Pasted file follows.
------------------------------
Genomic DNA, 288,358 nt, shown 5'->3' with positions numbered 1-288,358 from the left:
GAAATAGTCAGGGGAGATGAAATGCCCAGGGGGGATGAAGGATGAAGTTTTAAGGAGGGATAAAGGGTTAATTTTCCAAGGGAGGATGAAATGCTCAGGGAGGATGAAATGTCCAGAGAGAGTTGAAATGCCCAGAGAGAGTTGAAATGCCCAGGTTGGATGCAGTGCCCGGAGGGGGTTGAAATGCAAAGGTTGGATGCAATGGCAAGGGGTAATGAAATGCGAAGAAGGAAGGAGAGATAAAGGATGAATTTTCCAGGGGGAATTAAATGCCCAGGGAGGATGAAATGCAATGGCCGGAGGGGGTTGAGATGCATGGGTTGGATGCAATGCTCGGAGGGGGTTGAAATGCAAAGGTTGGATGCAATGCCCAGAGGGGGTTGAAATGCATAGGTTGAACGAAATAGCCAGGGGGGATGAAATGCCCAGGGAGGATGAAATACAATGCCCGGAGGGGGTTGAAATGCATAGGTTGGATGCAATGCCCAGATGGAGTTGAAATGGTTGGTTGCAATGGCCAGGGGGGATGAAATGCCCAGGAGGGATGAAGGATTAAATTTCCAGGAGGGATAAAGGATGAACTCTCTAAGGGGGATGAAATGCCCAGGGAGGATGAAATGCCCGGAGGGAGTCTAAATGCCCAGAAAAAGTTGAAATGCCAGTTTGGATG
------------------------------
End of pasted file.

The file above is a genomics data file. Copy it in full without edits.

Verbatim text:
Genomic DNA, 288,358 nt, shown 5'->3' with positions numbered 1-288,358 from the left:
GAAATAGTCAGGGGAGATGAAATGCCCAGGGGGGATGAAGGATGAAGTTTTAAGGAGGGATAAAGGGTTAATTTTCCAAGGGAGGATGAAATGCTCAGGGAGGATGAAATGTCCAGAGAGAGTTGAAATGCCCAGAGAGAGTTGAAATGCCCAGGTTGGATGCAGTGCCCGGAGGGGGTTGAAATGCAAAGGTTGGATGCAATGGCAAGGGGTAATGAAATGCGAAGAAGGAAGGAGAGATAAAGGATGAATTTTCCAGGGGGAATTAAATGCCCAGGGAGGATGAAATGCAATGGCCGGAGGGGGTTGAGATGCATGGGTTGGATGCAATGCTCGGAGGGGGTTGAAATGCAAAGGTTGGATGCAATGCCCAGAGGGGGTTGAAATGCATAGGTTGAACGAAATAGCCAGGGGGGATGAAATGCCCAGGGAGGATGAAATACAATGCCCGGAGGGGGTTGAAATGCATAGGTTGGATGCAATGCCCAGATGGAGTTGAAATGGTTGGTTGCAATGGCCAGGGGGGATGAAATGCCCAGGAGGGATGAAGGATTAAATTTCCAGGAGGGATAAAGGATGAACTCTCTAAGGGGGATGAAATGCCCAGGGAGGATGAAATGCCCGGAGGGAGTCTAAATGCCCAGAAAAAGTTGAAATGCCAGTTTGGATG